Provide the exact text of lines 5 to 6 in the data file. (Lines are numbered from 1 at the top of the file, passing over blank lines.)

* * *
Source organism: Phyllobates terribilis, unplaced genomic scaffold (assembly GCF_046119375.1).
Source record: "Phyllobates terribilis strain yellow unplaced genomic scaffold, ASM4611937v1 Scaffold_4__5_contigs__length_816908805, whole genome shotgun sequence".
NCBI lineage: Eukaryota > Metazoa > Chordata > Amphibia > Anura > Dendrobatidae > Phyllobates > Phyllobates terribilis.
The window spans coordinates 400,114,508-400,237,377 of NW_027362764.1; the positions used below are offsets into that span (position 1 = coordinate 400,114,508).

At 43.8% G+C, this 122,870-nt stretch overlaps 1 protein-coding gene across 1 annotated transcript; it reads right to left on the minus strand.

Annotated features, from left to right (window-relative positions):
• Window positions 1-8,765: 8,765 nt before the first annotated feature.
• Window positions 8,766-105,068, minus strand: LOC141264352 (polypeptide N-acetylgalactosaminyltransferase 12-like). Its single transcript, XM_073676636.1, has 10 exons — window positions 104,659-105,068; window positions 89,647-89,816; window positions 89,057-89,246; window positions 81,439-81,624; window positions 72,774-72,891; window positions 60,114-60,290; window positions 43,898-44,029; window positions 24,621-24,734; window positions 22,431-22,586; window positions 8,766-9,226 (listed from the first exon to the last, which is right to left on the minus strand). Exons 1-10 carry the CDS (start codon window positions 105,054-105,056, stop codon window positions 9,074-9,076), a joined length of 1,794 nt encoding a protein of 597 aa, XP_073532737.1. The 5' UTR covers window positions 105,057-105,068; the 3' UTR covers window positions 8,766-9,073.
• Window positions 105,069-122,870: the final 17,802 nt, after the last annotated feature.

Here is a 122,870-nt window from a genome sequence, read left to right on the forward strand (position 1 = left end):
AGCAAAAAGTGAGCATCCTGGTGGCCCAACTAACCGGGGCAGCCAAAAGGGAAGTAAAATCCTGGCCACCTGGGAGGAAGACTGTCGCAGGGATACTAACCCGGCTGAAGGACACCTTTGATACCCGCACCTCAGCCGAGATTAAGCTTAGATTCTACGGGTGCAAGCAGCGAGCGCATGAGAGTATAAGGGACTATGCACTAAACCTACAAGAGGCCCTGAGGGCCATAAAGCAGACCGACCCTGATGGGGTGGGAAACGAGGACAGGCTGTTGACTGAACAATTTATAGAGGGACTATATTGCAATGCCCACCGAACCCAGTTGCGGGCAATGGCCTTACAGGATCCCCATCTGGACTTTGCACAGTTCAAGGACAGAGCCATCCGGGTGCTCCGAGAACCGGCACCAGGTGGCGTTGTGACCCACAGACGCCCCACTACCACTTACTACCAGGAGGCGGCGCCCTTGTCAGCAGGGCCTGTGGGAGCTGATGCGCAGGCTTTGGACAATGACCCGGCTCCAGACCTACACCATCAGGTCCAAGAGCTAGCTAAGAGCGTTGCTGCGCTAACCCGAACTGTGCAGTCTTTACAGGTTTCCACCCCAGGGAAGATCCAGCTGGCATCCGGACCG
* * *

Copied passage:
At 43.8% G+C, this 122,870-nt stretch overlaps 1 protein-coding gene across 1 annotated transcript; it reads right to left on the minus strand.

Annotated features, from left to right (window-relative positions):